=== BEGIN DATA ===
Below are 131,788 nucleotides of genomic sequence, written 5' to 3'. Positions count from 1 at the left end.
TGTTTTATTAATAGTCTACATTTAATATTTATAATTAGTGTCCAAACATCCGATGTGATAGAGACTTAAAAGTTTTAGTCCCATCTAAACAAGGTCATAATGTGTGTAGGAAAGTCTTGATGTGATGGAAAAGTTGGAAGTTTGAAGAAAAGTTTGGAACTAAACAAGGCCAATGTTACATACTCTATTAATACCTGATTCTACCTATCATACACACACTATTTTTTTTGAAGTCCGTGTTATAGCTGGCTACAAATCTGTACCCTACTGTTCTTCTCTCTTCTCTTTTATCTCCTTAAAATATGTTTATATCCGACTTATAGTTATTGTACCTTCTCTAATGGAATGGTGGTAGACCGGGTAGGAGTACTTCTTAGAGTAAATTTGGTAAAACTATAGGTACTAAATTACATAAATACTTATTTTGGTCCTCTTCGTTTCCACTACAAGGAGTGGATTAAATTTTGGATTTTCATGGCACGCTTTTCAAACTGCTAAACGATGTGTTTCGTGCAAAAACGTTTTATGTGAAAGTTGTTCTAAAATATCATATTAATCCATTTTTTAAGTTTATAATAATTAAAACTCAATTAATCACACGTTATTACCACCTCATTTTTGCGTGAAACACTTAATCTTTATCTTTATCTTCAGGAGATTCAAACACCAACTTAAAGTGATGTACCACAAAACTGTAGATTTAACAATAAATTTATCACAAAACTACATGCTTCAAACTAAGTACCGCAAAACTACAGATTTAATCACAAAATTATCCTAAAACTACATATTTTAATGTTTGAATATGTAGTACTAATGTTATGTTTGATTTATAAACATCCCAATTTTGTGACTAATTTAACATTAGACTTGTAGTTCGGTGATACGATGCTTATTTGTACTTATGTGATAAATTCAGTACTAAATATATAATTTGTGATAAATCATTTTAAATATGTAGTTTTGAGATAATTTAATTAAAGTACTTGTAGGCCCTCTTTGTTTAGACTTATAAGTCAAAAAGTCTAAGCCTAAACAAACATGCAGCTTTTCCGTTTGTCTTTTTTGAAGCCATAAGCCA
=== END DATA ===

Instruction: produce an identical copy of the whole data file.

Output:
Below are 131,788 nucleotides of genomic sequence, written 5' to 3'. Positions count from 1 at the left end.
TGTTTTATTAATAGTCTACATTTAATATTTATAATTAGTGTCCAAACATCCGATGTGATAGAGACTTAAAAGTTTTAGTCCCATCTAAACAAGGTCATAATGTGTGTAGGAAAGTCTTGATGTGATGGAAAAGTTGGAAGTTTGAAGAAAAGTTTGGAACTAAACAAGGCCAATGTTACATACTCTATTAATACCTGATTCTACCTATCATACACACACTATTTTTTTTGAAGTCCGTGTTATAGCTGGCTACAAATCTGTACCCTACTGTTCTTCTCTCTTCTCTTTTATCTCCTTAAAATATGTTTATATCCGACTTATAGTTATTGTACCTTCTCTAATGGAATGGTGGTAGACCGGGTAGGAGTACTTCTTAGAGTAAATTTGGTAAAACTATAGGTACTAAATTACATAAATACTTATTTTGGTCCTCTTCGTTTCCACTACAAGGAGTGGATTAAATTTTGGATTTTCATGGCACGCTTTTCAAACTGCTAAACGATGTGTTTCGTGCAAAAACGTTTTATGTGAAAGTTGTTCTAAAATATCATATTAATCCATTTTTTAAGTTTATAATAATTAAAACTCAATTAATCACACGTTATTACCACCTCATTTTTGCGTGAAACACTTAATCTTTATCTTTATCTTCAGGAGATTCAAACACCAACTTAAAGTGATGTACCACAAAACTGTAGATTTAACAATAAATTTATCACAAAACTACATGCTTCAAACTAAGTACCGCAAAACTACAGATTTAATCACAAAATTATCCTAAAACTACATATTTTAATGTTTGAATATGTAGTACTAATGTTATGTTTGATTTATAAACATCCCAATTTTGTGACTAATTTAACATTAGACTTGTAGTTCGGTGATACGATGCTTATTTGTACTTATGTGATAAATTCAGTACTAAATATATAATTTGTGATAAATCATTTTAAATATGTAGTTTTGAGATAATTTAATTAAAGTACTTGTAGGCCCTCTTTGTTTAGACTTATAAGTCAAAAAGTCTAAGCCTAAACAAACATGCAGCTTTTCCGTTTGTCTTTTTTGAAGCCATAAGCCA